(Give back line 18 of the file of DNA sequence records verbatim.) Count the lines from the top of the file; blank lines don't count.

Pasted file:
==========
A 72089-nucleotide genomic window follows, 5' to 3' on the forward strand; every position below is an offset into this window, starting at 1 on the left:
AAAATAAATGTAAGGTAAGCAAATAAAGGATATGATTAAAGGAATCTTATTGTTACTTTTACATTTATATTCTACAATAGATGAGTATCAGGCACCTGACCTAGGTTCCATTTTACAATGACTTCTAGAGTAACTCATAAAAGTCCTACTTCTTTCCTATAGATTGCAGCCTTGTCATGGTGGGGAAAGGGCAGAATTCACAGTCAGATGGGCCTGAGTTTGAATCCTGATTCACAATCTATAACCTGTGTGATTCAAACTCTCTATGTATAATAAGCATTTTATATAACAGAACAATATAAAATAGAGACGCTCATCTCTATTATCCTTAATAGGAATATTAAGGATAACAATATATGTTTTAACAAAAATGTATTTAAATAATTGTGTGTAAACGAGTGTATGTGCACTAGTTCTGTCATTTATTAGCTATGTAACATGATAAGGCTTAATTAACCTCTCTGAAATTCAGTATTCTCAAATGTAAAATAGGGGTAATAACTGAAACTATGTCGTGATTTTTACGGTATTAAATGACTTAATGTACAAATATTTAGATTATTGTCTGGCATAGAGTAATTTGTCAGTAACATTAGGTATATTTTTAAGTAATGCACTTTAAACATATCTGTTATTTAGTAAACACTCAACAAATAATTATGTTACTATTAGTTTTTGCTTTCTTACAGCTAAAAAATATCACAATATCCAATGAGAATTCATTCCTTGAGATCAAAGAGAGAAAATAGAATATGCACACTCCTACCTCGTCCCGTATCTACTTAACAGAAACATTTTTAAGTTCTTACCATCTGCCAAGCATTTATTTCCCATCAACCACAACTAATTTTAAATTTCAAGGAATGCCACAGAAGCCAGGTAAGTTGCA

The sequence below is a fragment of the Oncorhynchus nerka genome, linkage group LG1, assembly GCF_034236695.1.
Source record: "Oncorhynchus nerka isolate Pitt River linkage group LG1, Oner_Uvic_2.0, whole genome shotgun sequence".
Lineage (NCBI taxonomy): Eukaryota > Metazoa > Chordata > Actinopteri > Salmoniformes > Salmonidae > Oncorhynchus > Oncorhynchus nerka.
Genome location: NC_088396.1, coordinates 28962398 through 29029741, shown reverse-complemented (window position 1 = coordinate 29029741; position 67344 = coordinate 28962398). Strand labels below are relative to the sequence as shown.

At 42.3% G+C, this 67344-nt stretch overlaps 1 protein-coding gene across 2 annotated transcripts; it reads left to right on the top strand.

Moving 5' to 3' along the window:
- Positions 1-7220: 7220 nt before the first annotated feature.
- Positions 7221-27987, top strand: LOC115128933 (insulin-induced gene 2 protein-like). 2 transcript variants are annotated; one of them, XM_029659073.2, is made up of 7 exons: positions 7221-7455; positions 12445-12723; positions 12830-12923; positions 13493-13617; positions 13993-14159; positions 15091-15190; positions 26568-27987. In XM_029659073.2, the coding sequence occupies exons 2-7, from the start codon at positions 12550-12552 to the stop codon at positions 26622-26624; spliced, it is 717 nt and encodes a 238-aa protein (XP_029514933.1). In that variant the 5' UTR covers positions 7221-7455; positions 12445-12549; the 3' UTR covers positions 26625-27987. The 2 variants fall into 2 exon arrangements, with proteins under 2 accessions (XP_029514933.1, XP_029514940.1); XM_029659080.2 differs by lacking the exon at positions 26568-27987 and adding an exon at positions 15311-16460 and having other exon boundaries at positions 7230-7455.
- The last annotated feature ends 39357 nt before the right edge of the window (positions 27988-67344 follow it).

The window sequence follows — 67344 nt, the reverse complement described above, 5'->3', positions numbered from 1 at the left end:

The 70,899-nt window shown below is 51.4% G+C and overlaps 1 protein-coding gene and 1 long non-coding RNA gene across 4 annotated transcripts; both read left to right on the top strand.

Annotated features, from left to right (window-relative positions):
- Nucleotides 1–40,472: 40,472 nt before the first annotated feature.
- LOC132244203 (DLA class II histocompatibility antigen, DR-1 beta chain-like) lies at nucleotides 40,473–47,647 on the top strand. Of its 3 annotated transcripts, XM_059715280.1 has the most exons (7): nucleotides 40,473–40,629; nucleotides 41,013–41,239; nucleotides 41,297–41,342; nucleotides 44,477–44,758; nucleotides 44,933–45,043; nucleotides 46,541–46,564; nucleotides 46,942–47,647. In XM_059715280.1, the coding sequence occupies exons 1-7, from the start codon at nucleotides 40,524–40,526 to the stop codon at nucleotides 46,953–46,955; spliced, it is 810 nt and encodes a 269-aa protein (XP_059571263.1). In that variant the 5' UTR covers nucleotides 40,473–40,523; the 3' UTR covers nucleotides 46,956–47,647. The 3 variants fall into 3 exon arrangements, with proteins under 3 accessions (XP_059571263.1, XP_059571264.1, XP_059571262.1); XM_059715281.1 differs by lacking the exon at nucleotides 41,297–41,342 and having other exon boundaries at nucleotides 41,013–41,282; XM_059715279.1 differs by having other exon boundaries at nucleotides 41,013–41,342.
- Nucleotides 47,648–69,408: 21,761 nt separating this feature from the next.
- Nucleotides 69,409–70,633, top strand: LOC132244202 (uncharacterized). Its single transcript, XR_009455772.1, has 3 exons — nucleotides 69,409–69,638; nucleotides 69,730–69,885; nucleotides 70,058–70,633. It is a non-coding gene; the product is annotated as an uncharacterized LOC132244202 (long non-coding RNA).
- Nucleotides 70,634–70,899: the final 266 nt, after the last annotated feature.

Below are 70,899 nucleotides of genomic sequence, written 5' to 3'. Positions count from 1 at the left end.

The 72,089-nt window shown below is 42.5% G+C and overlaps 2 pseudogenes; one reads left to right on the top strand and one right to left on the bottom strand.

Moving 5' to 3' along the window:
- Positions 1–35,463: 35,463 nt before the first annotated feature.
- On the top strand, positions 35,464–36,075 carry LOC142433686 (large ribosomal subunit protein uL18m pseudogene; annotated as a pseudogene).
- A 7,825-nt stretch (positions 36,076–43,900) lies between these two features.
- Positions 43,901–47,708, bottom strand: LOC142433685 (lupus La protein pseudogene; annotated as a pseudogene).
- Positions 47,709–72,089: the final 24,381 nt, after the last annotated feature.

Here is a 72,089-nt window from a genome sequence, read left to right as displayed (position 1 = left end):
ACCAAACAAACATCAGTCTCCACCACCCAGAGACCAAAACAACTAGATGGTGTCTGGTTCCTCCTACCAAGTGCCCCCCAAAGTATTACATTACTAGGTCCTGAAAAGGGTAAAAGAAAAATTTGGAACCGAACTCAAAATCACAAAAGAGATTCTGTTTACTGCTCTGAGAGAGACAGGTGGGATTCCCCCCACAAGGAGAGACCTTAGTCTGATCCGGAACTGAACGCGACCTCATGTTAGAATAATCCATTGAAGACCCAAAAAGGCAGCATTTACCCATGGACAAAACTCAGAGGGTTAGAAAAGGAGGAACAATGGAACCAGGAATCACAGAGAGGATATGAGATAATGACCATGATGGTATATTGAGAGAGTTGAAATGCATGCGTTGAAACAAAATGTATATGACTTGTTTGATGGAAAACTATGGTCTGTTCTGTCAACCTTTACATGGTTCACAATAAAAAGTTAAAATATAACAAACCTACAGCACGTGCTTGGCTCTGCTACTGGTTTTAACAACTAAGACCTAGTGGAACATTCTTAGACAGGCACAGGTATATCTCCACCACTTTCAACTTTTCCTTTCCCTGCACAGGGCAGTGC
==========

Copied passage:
- Nucleotides 69,409–70,633, top strand: LOC132244202 (uncharacterized). Its single transcript, XR_009455772.1, has 3 exons — nucleotides 69,409–69,638; nucleotides 69,730–69,885; nucleotides 70,058–70,633. It is a non-coding gene; the product is annotated as an uncharacterized LOC132244202 (long non-coding RNA).